The software industry tried every method of copy protection they could come up with until they finally discovered two things. (1) It was a losing battle. (2) Enough people were honest enough that you could make a living without worry about the dishonest people.
Then it was the music industry. Despite all the hubbub over Napster, we now have unfettered mp3s from Amazon and iTunes Plus.
Content will be a serious obstacle for smaller developers. While there are free eBooks out there, and channels for procuring commercial eBooks illegally, to create a legitimate eBook reader, a company has to have a legitimate source of material that is desirable. This, of course, involves the potentially long and drawn out task of licensing material from a plethora of different publishing houses, something better suited for a larger company like Amazon. There also needs to be a way to track downloads and pay out royalties. Not necessarily something a small software house has the means to do. This leave us with the potential of large companies such as Amazon or ebooks.com commissioning someone, or writing an application in house, to take care of the task.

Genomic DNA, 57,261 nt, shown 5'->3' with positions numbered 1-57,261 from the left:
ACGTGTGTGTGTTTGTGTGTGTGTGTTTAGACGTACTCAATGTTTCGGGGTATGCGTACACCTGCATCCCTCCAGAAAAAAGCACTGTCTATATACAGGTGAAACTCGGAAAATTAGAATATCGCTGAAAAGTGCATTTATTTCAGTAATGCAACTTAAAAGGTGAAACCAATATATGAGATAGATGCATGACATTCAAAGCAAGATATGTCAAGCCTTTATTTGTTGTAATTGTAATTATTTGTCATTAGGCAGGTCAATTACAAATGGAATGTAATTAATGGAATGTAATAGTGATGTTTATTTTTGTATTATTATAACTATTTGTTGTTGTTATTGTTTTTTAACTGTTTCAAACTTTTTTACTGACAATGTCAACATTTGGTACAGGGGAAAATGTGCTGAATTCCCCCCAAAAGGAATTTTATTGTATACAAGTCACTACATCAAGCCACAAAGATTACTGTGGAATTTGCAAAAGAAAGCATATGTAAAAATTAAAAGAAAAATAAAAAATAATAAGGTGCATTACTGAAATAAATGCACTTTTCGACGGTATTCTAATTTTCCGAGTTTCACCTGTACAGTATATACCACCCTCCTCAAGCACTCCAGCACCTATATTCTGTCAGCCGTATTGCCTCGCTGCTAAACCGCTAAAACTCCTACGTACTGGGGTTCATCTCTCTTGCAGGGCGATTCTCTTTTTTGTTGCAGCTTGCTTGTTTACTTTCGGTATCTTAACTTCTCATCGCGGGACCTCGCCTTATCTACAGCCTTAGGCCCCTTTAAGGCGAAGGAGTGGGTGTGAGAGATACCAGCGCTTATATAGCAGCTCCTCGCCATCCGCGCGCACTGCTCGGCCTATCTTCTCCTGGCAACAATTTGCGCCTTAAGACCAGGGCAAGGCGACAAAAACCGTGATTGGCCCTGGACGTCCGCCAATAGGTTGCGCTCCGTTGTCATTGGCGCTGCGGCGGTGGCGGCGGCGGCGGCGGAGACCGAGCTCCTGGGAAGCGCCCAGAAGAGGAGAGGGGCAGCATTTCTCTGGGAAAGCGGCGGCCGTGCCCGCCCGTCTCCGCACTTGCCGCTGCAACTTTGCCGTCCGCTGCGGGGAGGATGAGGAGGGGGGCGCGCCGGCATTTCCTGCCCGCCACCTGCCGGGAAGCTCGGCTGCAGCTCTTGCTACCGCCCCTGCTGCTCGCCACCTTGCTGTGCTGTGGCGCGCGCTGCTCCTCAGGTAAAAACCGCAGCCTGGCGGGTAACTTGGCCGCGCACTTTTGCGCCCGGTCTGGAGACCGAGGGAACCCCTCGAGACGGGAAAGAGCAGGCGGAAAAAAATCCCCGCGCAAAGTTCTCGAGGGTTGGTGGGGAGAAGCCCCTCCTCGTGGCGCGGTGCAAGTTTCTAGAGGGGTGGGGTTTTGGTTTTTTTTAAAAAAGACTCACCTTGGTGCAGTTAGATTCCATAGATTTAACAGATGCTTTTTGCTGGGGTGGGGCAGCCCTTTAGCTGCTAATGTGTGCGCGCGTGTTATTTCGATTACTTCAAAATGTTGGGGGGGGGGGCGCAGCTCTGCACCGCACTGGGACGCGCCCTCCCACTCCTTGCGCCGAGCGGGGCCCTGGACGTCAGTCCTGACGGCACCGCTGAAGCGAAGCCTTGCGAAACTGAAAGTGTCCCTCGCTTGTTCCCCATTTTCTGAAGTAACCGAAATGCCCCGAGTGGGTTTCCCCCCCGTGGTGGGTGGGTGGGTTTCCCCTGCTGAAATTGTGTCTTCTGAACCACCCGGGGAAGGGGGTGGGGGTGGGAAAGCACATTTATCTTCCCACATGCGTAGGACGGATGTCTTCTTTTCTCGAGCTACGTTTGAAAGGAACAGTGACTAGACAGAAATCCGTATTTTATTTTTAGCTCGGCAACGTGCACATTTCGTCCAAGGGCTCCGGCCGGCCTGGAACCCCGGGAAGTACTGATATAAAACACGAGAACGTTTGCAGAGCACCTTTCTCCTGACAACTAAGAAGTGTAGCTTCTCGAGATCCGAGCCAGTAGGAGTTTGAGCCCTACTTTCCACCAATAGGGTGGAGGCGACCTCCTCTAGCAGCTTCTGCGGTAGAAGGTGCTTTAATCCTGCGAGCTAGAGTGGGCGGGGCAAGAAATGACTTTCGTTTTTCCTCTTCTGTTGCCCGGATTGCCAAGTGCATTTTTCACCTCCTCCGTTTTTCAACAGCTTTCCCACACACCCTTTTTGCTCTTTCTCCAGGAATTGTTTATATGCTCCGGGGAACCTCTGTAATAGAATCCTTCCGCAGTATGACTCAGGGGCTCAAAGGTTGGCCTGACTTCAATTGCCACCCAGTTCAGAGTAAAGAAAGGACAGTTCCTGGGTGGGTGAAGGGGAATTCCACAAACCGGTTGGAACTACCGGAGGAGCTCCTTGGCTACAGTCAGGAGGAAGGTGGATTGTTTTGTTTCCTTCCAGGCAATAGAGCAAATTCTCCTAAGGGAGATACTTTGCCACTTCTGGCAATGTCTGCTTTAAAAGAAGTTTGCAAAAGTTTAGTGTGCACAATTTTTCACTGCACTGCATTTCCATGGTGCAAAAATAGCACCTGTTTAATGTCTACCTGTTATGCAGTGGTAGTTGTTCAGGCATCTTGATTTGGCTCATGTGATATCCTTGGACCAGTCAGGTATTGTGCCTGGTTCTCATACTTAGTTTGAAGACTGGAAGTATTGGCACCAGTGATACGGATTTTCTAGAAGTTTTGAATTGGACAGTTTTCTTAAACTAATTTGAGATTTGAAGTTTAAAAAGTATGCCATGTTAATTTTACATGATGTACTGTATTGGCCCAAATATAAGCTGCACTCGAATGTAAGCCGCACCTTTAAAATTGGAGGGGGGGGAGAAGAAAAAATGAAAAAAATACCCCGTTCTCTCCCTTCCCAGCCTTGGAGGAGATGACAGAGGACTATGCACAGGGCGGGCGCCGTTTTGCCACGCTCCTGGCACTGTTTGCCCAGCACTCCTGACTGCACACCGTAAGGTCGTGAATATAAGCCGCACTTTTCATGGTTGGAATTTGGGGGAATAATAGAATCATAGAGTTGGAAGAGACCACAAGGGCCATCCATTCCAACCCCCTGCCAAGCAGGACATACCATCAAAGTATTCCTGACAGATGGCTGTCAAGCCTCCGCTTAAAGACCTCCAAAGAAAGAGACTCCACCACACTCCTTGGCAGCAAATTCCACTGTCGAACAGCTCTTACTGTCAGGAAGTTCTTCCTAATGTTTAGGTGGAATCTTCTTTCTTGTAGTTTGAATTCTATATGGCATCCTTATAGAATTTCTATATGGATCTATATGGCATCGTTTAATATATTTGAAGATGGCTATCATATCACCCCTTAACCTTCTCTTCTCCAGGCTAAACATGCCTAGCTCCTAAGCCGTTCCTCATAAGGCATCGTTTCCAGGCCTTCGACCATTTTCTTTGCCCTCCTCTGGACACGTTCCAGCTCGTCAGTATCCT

It used to be, you’d by a vinyl record and you could play it on just about any record player. You could buy an audio cassette and play it on any cassette player. You could buy a CD and play it on just about any CD player. You could buy a video cassette and play it on any VCR.
(Though there was hand-wringing about illegal copying all along.)
So why shouldn’t I be able to buy an eBook and read it on any eBook reader? Why should a developer who creates an eBook reader be worrying about licensing content?
It’s way past time for the book industry to realize that they need to stop worrying about the same old issues and move on.
Here’s another one: DriveThruRPG. They sold PDF role-playing books with copy protection. They and their publishers eventually figured out that if they got rid of the copy protection, they could succeed. I can buy an eBook from them and it will work with almost any PDF reader I care to read it with.
Even the one built into the iPhone!
If I want to write a PDF reader, I don’t have to think a minute about licensing content.
(Incidentally, I like PDF, but I think it isn’t all that good for as an eBook format.)
It’ll happen, but I keep wondering why we have to wait when we know where we’re going.
(Since I mentioned DriveThruRPG, I’d also like to mention Your Games Now.)
(And then there is the irony of the iPhone App Store using FairPlay just as it’s being used less and less by the iTunes Music Store.)